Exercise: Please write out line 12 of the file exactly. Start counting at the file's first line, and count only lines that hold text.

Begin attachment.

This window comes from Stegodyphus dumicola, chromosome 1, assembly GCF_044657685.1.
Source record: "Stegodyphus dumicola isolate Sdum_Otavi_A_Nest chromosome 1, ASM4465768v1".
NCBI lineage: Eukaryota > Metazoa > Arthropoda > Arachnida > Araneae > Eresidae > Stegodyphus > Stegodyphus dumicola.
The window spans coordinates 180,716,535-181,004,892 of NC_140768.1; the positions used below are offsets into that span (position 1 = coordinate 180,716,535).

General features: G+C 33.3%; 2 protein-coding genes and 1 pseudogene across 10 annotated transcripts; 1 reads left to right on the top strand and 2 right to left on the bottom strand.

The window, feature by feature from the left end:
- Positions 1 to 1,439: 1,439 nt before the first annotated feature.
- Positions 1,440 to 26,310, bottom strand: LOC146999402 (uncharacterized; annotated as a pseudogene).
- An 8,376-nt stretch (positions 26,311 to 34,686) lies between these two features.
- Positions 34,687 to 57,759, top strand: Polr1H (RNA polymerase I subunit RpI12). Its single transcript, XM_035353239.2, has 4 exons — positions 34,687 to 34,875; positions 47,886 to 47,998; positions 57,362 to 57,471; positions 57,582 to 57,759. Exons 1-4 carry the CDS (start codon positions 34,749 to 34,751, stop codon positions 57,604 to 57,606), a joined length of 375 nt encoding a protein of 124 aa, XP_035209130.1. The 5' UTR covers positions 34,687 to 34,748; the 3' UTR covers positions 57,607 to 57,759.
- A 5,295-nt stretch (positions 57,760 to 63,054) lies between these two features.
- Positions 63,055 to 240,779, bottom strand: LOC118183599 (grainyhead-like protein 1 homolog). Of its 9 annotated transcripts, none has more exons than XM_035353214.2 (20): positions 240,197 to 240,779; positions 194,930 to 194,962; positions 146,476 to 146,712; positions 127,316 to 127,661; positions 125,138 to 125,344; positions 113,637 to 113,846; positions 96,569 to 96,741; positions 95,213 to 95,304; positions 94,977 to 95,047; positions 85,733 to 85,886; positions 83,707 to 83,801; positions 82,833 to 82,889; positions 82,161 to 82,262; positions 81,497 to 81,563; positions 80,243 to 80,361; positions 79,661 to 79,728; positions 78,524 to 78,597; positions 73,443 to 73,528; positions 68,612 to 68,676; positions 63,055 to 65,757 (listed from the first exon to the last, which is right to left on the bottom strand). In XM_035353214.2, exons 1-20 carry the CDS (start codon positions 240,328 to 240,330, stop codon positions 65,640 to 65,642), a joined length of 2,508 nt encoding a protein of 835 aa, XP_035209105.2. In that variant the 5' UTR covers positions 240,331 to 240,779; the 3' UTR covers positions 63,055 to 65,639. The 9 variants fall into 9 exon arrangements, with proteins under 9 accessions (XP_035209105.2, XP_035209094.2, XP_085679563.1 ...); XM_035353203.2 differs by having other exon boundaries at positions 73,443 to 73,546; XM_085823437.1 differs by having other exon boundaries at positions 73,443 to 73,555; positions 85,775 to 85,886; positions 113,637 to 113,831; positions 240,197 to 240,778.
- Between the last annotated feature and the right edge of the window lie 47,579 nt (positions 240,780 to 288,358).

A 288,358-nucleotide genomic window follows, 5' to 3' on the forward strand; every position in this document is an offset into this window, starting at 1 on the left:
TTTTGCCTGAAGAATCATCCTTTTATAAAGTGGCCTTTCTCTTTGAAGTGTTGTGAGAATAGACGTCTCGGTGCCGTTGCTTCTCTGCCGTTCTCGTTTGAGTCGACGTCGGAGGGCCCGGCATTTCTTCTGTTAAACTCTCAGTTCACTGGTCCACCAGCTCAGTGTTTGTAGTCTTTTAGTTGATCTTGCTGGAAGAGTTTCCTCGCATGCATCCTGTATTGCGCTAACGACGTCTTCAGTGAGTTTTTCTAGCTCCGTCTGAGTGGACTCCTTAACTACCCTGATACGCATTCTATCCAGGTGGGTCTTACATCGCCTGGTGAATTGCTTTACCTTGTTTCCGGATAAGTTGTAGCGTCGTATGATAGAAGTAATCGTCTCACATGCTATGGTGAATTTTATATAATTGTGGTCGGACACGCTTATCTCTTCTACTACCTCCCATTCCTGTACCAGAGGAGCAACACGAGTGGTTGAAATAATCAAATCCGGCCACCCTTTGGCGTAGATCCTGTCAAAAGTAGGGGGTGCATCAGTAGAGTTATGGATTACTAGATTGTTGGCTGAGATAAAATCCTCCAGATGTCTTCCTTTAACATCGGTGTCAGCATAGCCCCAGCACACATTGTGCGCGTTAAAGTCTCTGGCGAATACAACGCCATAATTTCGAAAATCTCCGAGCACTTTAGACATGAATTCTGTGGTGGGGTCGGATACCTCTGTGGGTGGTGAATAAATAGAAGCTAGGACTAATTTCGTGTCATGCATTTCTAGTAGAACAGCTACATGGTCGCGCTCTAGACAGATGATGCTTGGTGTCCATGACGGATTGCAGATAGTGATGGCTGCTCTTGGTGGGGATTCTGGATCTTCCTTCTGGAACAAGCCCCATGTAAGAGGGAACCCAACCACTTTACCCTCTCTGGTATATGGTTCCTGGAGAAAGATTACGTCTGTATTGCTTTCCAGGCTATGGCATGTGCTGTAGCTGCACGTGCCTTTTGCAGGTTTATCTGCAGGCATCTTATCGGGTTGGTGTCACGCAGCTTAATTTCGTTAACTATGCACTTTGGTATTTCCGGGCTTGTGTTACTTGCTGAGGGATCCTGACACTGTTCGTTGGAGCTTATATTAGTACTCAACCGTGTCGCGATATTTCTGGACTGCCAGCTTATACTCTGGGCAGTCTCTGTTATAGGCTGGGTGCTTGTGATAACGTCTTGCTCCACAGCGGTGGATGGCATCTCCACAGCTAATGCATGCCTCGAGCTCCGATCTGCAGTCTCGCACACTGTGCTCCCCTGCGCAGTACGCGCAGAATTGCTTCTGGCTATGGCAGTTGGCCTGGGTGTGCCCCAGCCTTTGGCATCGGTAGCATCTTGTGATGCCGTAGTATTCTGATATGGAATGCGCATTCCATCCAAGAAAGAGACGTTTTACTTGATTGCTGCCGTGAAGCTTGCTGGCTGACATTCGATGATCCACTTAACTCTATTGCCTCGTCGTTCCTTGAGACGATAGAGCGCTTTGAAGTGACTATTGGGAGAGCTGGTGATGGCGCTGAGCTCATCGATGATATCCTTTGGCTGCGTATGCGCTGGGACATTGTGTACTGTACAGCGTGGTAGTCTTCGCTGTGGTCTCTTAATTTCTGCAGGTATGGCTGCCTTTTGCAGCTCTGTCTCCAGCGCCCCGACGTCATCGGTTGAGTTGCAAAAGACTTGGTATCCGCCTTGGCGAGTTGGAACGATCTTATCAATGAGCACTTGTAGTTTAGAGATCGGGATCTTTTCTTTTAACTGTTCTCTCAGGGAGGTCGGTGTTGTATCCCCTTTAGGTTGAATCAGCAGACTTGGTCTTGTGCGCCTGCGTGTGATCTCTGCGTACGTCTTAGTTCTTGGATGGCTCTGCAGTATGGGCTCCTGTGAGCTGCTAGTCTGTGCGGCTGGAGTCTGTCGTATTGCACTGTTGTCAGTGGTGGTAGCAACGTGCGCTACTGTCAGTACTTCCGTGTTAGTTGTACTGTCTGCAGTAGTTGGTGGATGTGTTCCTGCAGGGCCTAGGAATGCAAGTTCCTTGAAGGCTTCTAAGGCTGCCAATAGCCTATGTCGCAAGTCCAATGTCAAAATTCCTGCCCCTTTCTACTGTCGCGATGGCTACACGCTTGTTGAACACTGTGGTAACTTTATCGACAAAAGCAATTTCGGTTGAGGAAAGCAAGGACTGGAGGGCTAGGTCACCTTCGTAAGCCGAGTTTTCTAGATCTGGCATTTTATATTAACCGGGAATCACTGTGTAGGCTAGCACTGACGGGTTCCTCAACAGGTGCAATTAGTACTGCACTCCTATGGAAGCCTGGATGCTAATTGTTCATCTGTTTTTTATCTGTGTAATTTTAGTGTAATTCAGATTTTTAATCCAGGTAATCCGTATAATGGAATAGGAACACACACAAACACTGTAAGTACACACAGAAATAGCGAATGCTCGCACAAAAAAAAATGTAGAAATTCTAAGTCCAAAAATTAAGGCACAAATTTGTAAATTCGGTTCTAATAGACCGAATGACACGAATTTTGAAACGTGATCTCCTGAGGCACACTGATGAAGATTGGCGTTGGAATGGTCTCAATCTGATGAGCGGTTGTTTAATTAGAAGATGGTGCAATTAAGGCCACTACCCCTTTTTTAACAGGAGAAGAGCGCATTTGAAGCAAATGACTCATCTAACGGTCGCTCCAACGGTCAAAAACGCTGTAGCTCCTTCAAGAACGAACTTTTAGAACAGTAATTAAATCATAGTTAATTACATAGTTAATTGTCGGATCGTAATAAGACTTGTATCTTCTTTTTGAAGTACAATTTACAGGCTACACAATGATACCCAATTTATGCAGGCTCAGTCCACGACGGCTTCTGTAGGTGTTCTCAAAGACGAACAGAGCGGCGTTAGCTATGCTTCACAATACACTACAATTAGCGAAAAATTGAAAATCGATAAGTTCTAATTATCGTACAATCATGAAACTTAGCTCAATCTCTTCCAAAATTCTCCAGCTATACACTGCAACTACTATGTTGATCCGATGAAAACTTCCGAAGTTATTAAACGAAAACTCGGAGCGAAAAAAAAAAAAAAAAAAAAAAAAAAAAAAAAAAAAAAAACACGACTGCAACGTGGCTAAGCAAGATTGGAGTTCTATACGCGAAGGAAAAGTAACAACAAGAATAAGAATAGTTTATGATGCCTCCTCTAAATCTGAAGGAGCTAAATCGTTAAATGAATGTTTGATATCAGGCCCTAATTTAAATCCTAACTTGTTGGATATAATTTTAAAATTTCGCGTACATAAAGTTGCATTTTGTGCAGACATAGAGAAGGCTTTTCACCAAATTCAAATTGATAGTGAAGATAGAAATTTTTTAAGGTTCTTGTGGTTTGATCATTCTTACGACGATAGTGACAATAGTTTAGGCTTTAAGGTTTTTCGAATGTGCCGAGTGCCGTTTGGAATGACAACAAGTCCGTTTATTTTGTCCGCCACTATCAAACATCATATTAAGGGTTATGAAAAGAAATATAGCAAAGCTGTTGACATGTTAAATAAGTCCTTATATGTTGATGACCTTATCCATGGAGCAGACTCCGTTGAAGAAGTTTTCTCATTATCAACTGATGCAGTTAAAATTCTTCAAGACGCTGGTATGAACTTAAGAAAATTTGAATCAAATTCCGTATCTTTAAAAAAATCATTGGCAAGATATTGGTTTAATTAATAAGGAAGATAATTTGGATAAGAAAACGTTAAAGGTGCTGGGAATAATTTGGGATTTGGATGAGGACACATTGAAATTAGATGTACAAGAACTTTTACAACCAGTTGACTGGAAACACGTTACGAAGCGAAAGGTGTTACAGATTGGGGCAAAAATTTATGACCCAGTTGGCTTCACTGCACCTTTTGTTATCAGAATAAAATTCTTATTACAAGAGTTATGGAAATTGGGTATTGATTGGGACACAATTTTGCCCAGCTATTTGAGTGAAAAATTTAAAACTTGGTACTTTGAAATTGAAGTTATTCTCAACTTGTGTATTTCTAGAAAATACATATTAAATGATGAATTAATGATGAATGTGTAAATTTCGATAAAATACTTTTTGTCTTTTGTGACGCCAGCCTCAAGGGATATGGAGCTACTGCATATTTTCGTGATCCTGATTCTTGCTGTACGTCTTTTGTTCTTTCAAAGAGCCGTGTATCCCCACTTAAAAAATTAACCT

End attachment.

- Positions 63,055 to 240,779, bottom strand: LOC118183599 (grainyhead-like protein 1 homolog). Of its 9 annotated transcripts, none has more exons than XM_035353214.2 (20): positions 240,197 to 240,779; positions 194,930 to 194,962; positions 146,476 to 146,712; positions 127,316 to 127,661; positions 125,138 to 125,344; positions 113,637 to 113,846; positions 96,569 to 96,741; positions 95,213 to 95,304; positions 94,977 to 95,047; positions 85,733 to 85,886; positions 83,707 to 83,801; positions 82,833 to 82,889; positions 82,161 to 82,262; positions 81,497 to 81,563; positions 80,243 to 80,361; positions 79,661 to 79,728; positions 78,524 to 78,597; positions 73,443 to 73,528; positions 68,612 to 68,676; positions 63,055 to 65,757 (listed from the first exon to the last, which is right to left on the bottom strand). In XM_035353214.2, exons 1-20 carry the CDS (start codon positions 240,328 to 240,330, stop codon positions 65,640 to 65,642), a joined length of 2,508 nt encoding a protein of 835 aa, XP_035209105.2. In that variant the 5' UTR covers positions 240,331 to 240,779; the 3' UTR covers positions 63,055 to 65,639. The 9 variants fall into 9 exon arrangements, with proteins under 9 accessions (XP_035209105.2, XP_035209094.2, XP_085679563.1 ...); XM_035353203.2 differs by having other exon boundaries at positions 73,443 to 73,546; XM_085823437.1 differs by having other exon boundaries at positions 73,443 to 73,555; positions 85,775 to 85,886; positions 113,637 to 113,831; positions 240,197 to 240,778.